Immediately following the attacks on the World Trade Center on September 11, 2001, family and friends of victims missing in the towers began placing ‘‘Missing Person Posters’’ of their loved ones around New York City. In this paper, we argue that the posters represent a powerful response to a traumatic and in some ways unprecedented situation, a response that transformed the death of loved ones from a reality or future certainty into a probability made possible by the searchers’ desire, emotions, or imagination. We demonstrate how the posters, operating in the ‘‘subjunctive’’ voice, transformed the ‘‘ liminal’’ space between life and death and ‘‘haunted’’ onlookers, so that survivors and spectators alike could ponder the possibilities of a world that would ‘‘hopefully’’ turn out for the best. We also consider the implications of the posters for those who were unable to acknowledge the loss of their loved ones.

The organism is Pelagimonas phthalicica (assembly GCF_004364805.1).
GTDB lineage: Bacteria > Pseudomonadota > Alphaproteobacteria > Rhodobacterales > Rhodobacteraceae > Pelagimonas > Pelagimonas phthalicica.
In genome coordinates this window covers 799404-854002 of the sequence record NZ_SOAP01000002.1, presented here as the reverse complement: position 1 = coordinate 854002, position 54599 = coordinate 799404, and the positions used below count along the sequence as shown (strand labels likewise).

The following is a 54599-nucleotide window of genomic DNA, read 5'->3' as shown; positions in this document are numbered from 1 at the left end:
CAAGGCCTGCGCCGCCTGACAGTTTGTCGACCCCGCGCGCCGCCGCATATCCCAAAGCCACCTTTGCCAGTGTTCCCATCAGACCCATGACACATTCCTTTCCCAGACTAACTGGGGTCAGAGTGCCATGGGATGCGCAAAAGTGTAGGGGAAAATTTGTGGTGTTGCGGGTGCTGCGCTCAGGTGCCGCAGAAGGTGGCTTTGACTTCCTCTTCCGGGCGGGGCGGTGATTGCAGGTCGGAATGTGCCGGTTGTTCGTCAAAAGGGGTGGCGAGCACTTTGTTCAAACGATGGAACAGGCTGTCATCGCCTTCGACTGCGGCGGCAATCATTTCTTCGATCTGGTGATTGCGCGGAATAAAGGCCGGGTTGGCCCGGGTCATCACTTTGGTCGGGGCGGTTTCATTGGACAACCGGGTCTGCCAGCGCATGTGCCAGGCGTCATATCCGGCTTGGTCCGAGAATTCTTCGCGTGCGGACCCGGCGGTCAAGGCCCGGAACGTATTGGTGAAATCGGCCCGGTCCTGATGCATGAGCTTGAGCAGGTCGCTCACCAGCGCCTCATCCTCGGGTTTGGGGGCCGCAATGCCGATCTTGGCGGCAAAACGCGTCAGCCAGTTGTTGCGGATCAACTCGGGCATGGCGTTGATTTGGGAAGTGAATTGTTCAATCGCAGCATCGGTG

Previously published in Communication Studies, 2007, vol. 58, pp. 105-121. http://www.tandfonline.com/loi/rcst20